Newspaper article The Christian Science Monitor

Ahmadi Muslims Call for Justice in Pakistan

Newspaper article The Christian Science Monitor

Ahmadi Muslims Call for Justice in Pakistan

Article excerpt

In response to the opinion-page article "Pakistan Falls Short on Religious Freedom," Jan. 5: I am a member of the Ahmadiyya Muslim Jamat, the sect which is blatantly persecuted in Pakistan. Ahmadis are peace-loving and law-abiding citizens; but for the last 40 years or so, the clergy of Pakistan, in conjunction with the government, has engaged in a constant array of baseless accusations that incite religious intolerance and violence against the Ahmadis.

The Ahmadis were the target of an uprising in 1953, when people, upon the encouragement of the "mullah" (Muslim equivalent of a priest), looted and burned Ahmadi property and killed innocent people. Again in 1974 the scenario was repeated. A new ordinance was passed in 1984 which has been subsequently legalized by the Supreme Court of Justice of Pakistan denying Ahmadis even basic religious rights. Under this law, an Ahmadi who considers himself to be a Muslim can no longer say so in his own country (Pakistan). If he does he can be imprisoned for up to three years. This means that I, an Ahmadi and a Pakistani national, am a Muslim in America, but cease to be one the moment I enter Pakistan. Amir Malik, Kirkland, Wash. Enough food, for a price

I was surprised to see the article on food production and population growth, "The Balance Between Food and People Has Become Threatened," Jan. 18, based on the "sobering conclusions" drawn by the Worldwatch Institute. Worldwatch apparently fails to notice that while it is bewailing world food shortages, there has seldom been a year in which the major world food producers were not faced with acreage reductions in vain attempts to avoid a world glut of food. The only exception was the early 1970s, when the Soviet Union unexpectedly entered the world markets as a significant importer of grains and other foodstuffs. Since that time the world has adjusted to this sharp increase in demand, and we are again faced with the problems of world food surpluses and the bickering over resulting trade issues.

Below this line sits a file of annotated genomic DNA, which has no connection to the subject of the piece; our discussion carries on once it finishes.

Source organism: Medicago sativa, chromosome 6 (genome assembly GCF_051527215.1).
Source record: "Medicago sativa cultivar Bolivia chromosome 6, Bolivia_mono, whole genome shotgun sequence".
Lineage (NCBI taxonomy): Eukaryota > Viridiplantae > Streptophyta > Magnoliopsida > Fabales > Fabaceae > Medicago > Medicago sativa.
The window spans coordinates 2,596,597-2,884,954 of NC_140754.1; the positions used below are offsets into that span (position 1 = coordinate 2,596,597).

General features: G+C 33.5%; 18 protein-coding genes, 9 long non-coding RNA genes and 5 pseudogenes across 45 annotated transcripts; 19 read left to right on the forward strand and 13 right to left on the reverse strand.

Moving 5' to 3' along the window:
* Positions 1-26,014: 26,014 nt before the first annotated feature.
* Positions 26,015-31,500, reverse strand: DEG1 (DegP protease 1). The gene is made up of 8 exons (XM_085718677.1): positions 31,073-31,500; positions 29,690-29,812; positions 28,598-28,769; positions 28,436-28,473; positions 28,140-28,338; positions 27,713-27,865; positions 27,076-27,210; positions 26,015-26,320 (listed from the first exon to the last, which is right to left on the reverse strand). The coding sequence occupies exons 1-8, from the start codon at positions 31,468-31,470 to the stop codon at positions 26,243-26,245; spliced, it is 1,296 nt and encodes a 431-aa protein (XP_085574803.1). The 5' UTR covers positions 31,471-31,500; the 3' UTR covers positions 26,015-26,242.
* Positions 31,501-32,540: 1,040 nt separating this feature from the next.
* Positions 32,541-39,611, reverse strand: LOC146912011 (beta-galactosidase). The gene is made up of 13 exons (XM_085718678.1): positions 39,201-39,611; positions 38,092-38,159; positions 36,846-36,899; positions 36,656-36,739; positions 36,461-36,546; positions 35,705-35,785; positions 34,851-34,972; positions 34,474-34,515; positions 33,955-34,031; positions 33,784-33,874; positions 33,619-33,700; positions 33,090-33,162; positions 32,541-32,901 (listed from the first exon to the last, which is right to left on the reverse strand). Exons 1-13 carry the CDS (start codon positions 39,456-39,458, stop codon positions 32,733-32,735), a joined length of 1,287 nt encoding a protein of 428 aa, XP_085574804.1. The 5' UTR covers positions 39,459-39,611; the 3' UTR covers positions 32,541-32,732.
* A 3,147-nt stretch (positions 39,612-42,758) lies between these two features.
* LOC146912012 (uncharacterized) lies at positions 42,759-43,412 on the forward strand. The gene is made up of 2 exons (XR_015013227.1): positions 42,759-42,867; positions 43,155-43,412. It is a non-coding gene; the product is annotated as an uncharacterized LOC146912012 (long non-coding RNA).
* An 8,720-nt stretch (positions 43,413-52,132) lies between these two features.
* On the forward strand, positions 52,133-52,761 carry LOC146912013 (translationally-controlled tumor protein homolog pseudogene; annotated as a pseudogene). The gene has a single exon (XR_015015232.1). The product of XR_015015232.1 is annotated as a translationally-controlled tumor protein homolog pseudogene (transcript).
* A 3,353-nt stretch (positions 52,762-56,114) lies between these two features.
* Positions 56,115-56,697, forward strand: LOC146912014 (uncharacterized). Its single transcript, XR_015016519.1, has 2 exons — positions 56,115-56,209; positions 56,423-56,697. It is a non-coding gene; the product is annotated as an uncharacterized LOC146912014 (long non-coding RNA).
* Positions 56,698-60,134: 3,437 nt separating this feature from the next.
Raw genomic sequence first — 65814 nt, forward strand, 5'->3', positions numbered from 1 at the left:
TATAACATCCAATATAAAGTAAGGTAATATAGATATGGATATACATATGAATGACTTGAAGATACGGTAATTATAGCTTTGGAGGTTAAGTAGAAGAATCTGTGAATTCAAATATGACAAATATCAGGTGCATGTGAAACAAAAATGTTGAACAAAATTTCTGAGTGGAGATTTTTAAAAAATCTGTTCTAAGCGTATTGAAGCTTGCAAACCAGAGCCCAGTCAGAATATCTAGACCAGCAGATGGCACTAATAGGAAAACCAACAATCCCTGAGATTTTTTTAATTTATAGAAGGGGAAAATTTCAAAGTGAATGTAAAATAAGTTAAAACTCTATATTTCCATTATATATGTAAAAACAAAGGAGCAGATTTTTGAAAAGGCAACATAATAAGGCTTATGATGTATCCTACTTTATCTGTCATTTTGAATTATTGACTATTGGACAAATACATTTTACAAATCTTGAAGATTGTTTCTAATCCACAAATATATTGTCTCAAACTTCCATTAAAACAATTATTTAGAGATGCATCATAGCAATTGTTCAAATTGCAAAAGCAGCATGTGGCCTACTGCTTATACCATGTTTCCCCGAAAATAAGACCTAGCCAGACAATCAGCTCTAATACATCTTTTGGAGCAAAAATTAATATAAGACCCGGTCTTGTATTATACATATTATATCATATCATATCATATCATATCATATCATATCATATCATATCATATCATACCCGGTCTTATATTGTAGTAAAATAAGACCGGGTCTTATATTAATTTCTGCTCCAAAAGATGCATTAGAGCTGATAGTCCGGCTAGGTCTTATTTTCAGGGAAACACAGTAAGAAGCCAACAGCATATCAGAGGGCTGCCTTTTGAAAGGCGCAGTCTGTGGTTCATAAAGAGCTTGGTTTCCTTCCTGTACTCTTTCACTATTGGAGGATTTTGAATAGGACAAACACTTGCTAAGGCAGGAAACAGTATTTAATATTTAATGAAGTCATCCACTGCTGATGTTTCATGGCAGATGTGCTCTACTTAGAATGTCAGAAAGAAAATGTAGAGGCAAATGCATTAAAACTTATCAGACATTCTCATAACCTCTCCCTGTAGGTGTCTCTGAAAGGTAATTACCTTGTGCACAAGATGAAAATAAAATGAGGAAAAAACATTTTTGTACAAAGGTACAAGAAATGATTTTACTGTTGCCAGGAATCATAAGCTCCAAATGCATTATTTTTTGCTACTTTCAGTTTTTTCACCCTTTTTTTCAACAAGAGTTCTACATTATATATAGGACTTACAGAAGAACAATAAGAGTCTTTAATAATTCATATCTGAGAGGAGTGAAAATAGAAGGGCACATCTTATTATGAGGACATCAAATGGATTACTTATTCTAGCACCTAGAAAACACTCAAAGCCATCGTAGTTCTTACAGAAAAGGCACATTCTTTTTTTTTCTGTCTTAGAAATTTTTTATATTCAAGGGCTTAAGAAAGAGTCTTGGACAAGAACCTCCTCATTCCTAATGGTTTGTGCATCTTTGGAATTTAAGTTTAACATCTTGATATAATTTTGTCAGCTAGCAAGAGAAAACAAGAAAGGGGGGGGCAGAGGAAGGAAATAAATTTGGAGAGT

If the existing world supplies were divided equally among the world's population there would be immediate shortages, but the problem is that the world's hungry are unable to pay for enough food, and the world's producers don't want to produce without profits. …

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